Sunday, June 10, 2007

Stifling the Innovators


That was Archie Bunker's favorite verb. "Stifle Edith, stifle." We don't want to hear your squeaky voice talking truth to power. It's embarrassing. Not to you. To us. We the armchair powerful get oxymorononically upset when upstarts such as yourself start upsetting the status quo. If the good Lord had meant for people like you to be heard, He would have given people like us empathy --whatever that means. But He didn't. And frankly Edith, we don't give a care. So stifle.

Words like "stifle" and "innovation" are all the rage in the right wing anti-inventor talk circles now a days.

Here is what Patent Lier, Tim B. Lee[ry] writes in the New York Times Op-ed section recently (6/9/2007):

Only patent lawyers benefit from this kind of arms race. And Microsoft’s own history contradicts Mr. Smith’s claim that patents are essential for technological breakthroughs: Microsoft produced lots of innovative software before it received its first software patent in 1988. As more and more lawsuits rock the industry, we should ask if software patents are stifling innovation. Bill Gates certainly thought so in 1991, even if he won’t admit it today.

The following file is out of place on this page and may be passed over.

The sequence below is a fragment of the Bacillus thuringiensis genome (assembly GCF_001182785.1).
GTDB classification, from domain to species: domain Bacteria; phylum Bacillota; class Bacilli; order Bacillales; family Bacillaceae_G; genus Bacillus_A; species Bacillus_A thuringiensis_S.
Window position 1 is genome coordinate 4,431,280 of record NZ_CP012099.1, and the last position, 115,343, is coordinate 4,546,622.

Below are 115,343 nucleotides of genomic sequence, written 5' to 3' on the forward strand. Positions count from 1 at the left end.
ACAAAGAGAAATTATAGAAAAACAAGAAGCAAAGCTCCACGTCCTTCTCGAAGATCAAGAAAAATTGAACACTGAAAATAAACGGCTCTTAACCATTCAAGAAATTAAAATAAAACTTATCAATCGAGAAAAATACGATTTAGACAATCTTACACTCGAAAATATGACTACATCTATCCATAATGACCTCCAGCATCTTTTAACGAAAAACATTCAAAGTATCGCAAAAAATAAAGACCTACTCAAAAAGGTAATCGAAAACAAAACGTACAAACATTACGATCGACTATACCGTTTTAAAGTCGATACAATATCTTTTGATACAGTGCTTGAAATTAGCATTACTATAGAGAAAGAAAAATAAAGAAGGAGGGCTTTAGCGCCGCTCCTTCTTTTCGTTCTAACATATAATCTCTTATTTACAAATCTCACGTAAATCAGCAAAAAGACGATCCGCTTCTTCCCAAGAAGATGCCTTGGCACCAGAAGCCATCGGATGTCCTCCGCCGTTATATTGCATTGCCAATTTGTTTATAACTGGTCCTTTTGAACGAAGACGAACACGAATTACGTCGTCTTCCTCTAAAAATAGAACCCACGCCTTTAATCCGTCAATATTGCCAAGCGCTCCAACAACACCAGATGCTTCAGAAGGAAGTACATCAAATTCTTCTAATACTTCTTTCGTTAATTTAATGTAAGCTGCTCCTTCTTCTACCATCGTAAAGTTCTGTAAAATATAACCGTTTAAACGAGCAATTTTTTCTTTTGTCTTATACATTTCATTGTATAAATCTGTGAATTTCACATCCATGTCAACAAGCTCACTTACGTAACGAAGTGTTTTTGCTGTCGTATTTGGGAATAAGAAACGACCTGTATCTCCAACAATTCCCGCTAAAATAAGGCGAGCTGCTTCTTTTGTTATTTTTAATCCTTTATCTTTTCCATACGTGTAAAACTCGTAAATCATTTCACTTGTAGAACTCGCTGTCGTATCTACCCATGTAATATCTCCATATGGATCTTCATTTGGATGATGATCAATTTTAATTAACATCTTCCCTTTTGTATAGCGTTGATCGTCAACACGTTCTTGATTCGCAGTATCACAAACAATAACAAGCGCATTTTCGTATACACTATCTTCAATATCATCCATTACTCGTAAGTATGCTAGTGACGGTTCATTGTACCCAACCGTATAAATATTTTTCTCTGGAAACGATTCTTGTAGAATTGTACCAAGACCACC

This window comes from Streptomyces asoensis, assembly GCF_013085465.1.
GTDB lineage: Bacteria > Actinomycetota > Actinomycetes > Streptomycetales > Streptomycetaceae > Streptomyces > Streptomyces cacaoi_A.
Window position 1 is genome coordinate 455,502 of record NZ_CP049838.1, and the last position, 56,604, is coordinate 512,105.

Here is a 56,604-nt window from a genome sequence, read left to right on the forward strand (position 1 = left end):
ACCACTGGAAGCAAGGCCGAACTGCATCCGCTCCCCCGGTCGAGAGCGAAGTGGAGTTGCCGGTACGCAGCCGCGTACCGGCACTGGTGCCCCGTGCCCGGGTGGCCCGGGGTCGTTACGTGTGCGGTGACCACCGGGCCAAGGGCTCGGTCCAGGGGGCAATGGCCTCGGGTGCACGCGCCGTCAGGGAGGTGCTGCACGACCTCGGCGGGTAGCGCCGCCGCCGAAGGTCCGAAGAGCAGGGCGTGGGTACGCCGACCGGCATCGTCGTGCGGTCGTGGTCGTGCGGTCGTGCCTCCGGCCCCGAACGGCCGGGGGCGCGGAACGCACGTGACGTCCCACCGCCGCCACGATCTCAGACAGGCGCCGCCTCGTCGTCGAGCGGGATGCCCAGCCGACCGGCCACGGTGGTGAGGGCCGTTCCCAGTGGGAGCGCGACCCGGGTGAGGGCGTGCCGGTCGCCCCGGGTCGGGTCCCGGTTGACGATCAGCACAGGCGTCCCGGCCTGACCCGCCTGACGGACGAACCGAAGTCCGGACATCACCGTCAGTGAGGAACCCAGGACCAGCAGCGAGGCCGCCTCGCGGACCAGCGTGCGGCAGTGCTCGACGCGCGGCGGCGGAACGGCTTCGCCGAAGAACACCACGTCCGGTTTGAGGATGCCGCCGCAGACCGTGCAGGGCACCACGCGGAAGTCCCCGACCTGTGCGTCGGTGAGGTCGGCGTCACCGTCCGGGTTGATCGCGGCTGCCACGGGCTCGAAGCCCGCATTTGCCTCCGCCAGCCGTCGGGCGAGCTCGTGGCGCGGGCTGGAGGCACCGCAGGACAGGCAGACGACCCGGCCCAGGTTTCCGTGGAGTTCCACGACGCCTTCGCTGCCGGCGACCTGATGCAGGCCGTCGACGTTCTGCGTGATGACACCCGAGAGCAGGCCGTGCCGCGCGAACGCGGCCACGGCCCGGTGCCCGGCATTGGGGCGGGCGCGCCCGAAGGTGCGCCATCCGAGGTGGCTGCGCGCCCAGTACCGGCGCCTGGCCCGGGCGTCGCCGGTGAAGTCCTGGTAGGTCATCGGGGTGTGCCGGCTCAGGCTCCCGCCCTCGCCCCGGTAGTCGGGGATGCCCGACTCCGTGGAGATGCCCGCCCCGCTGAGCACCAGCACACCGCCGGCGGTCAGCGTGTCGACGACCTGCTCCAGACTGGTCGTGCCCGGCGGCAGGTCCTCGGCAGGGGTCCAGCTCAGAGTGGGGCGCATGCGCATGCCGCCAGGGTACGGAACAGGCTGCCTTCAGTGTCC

Timothy B. Lee is an adjunct scholar at the Cato Institute.

TB Lee is not alone. Here is the US Supreme Court extolling the "stifle" word in KSR v. Teleflex:

" We build and create by bringing to the tangible and palpable reality around us new works based on instinct, simple logic, ordinary inferences, extraordinary ideas, and sometimes even genius. These advances, once part of our shared knowledge, define a new threshold from which innovation starts once more. And as progress beginning from [ever] higher levels of achievement is expected in the normal course, the results of ordinary innovation are not the subject of exclusive rights under the patent laws. Were it otherwise patents might stifle, rather than promote, the progress of useful arts."
[emphasis added]

In light of recent attempts by the same Archie Bunker Supreme Court to stifle Edith and her feminist friends from suing for equal pay, one must ask whether the "true" intent of the Court is to stifle innovators rather than to worry about stifling "true innovation". Indeed, the concept of "true innovation" inherently invokes the counter example of "false innovation". What is "false innovation"? It is when a group of powerful business people who never themselves invented anything commendable, seek to substitute their names in as the parents of a brain storm baby that was birthed in a barnyard by a lonely independent inventor. Success has many parents. Logic tells us that most such parents are innovators of falsehood.

One must pause and pay tribute to whichever think tanking organization spawned the issue framing phrase regarding the "stifling of innovation". Was the Edith-putdown epitaph first innovated here or here or here?


Anonymous said...

P.S. from another New York Times writer, Phyllis Korkki: Attention Innovators, Curb Your Enthusiasm

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